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Big Band Caravan

Eric Miyashiro / CNY Jazz Orchestra / No Name Horses / Stockholm Jazz Orchestra / Howard University Jazz Ensemble

By Published: July 7, 2008
> No Name Horses
No Name Horses II
Universal Music

To be honest, I haven't a clue as to how this splendid Japanese big band came to be designated No Name Horses. What I can say with assurance is that "no name" doesn't mean "no talent." Quite the contrary. The ensemble is loaded with world-class players, starting with the fantastic pianist / organist Makoto Ozone and peerless lead trumpeter Eric Miyashiro. As its title suggests, this is the band's second album, and each one is a paragon of big-band excitement and artistry.

Ozone, the band's de facto leader, wrote five of the album's eleven selections, complementing one apiece by Miyashiro ("Reconnection"), trombonist Eijiro Nakagawa ("Into the Sky"), alto Atsushi Ikeda ("ATFT"), tenor Toshio Miki ("Stepping Stone"), Yoshiro Okazaki ("Miyabi") and the Gershwin standard "Someone to Watch Over Me." Ozone employs the Hammond B3 on only one number, his brawny opener, "No Strings Attached," while inserting tasteful piano solos on "Into the Sky," "Miyabi" and another of his tantalizing essays, "You Always Come Late" (the last following an explosive "false ending"). Ikeda's expressive alto invigorates "Someone to Watch Over Me."

Ikeda solos with Ozone on "Come Late," with trumpeter Sho Okumura on Ozone's "Portrait of Duke" (dedicated to the late Herb Pomeroy), with baritone Yoshihiro Iwamochi and trombonist Yuzo Kataoka on "ATFT." Other admirable phrase-makers include tenors Miki ("Stepping Stone," "Reconnection,") and Masanori Okazaki ("Miyabi"), trumpeter Mitsukuni Kohata ("No Strings"), alto / soprano Kazuhiko Kondo (dazzling on "Into the Sky"), bass trombonist Junko Yamashiro ("OK, Just One Last Chance!") and bassist Kengo Nakamura ("No Strings"). Iwamochi (on bass clarinet) shares the spotlight with trombonists Kataoka and Nakagawa on the aptly named "Cookin' for Hungry Horses," which proves what a superb accompanist Ozone is while showcasing the band's virile trumpet section (muted and open). The NNH rhythm section (Ozone, Nakamura, drummer Shinnosuke Takahashi) is as bright and dependable as a sunrise.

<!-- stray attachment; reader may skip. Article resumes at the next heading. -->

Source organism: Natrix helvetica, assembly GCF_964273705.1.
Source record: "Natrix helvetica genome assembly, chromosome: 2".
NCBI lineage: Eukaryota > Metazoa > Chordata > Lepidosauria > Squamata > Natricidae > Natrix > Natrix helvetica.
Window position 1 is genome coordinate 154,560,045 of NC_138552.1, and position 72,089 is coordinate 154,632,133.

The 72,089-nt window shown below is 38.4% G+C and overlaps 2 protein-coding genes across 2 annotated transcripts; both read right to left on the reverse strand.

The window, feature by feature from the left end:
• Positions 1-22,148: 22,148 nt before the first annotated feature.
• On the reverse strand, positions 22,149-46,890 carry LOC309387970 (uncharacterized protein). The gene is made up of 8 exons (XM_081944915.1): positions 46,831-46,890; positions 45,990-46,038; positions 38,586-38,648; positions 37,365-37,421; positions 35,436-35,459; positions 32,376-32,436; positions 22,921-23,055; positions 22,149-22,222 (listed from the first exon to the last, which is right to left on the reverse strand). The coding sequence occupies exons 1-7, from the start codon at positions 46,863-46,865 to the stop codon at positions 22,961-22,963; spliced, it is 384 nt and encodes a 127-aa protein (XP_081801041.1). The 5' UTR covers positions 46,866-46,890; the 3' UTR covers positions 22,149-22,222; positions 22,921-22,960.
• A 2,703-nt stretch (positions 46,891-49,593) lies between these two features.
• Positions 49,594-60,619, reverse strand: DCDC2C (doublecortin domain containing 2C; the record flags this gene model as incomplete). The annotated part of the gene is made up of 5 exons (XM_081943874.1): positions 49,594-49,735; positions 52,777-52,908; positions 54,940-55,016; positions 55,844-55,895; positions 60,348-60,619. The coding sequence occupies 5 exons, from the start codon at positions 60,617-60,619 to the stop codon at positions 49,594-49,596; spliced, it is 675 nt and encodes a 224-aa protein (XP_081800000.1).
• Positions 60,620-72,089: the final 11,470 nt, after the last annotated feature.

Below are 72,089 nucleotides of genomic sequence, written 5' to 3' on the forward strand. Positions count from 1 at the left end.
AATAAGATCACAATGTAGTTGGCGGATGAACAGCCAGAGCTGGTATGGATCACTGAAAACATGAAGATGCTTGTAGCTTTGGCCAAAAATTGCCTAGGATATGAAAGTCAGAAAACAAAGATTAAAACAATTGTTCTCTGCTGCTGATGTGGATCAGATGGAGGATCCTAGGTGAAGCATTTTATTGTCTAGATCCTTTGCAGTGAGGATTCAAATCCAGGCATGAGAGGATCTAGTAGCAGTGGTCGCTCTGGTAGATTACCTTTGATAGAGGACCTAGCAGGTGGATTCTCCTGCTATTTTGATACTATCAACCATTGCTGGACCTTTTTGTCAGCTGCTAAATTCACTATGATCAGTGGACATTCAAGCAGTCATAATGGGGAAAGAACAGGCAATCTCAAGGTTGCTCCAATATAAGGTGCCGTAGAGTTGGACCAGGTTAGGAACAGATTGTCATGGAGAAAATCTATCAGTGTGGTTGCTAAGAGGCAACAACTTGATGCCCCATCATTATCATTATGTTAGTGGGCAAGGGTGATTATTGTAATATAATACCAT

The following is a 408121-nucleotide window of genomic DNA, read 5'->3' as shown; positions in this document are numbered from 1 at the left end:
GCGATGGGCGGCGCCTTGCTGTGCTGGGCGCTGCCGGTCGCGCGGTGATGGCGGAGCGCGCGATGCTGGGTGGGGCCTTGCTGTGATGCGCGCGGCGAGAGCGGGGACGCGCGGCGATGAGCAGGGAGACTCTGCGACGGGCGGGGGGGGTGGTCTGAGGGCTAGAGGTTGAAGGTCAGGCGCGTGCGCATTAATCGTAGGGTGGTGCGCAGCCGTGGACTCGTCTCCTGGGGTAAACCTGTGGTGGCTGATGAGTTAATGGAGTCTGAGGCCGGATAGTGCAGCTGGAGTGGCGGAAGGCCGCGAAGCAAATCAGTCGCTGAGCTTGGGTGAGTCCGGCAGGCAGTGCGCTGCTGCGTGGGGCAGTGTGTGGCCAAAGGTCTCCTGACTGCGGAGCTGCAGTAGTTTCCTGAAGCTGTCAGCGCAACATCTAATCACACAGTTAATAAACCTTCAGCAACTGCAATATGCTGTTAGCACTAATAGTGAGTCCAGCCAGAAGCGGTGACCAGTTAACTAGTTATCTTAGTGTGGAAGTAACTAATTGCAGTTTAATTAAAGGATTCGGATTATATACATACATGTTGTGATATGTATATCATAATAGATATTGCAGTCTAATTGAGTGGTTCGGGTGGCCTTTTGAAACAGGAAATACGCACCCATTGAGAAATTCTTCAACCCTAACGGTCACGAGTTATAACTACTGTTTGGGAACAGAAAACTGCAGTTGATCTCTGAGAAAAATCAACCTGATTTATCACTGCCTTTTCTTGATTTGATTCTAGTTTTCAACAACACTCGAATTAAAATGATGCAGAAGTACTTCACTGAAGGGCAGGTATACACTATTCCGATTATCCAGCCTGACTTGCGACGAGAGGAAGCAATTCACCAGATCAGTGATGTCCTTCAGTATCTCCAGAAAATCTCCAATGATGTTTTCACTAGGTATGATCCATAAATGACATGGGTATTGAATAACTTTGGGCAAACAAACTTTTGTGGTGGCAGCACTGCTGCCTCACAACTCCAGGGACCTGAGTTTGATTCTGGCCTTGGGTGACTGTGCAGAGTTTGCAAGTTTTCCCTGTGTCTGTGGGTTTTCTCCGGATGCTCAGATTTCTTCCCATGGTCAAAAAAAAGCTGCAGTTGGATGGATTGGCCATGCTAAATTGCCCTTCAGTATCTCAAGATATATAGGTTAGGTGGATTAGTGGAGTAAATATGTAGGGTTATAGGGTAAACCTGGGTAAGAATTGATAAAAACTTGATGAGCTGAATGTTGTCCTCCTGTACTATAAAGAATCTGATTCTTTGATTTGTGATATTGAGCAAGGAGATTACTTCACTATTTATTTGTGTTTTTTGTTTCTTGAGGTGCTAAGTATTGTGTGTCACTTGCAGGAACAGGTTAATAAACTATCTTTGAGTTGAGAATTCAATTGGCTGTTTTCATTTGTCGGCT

As it turns out, these Horses don't need a name to outrun most other steeds. Ozone and Miyashiro give them a sizable head start, and their teammates escort them safely across the finish line.

> Stockholm Jazz Orchestra
Plays Stockholm Jazz Orchestra

To help erase any lingering doubts that (many) European big bands can stand their ground against the best America (and Canada) have to offer, here's the world-class Stockholm Jazz Orchestra (no doubt about that) performing eight marvelous original compositions written—and in one case arranged—by members of the ensemble.

The SJO enters swinging on trumpeter Peter Asplund's "The Prowlers" (arranged by alto saxophonist Magnus Blom) and shows its astuteness and versatility throughout. Celebrated pianist Jim McNeely, who has spent considerable time guiding the orchestra (and may still be doing so, although that isn't mentioned anywhere), scored trumpeter Magnus Broo's throbbing "Cochise," lead alto Johan Horlen's graceful "Sarimner's Waltz" and tenor Karl-Martin Almqvist's pensive "O.D.," while the well-known American tenor star Bob Mintzer did the same for bassist Martin Sjostedt's easygoing "Mondeo" and trumpeter Gustavo Bergalli's boppish "Dedication." The diaphanous "Just Being" was written by lead trombonist Bertil Strandberg and arranged by brother Goran, a former pianist with the SJO, while the flag-waving finale, "Avenida," was composed and arranged by drummer Jukkis Uotila, an imposing presence in the orchestra's blue-chip rhythm section.

Even though the ensemble is in the forefront much of the way, there's ample space for personal expression, territory that is eagerly claimed by trumpeters Asplund, Bergalli and Karl Olandersson; trombonists Strandberg, Magnus Wiklund and Peter Dahlgren; tenors Almqvist and Robert Nordmark, alto Horlen, bassist Sjostedt, pianist Daniel Tilling and guitarist Ola Bengtsson. Strandberg is featured on "Just Being," tenors Almqvist and Nordmark with Uotila on "Avenida." Asplund is a standout on "Prowlers," as are Tilling and Horlen on "Sarimner's Waltz," Bergalli and Wiklund on "Dedication."

Captivating music wonderfully interpreted by one of the world's most accomplished jazz orchestras.

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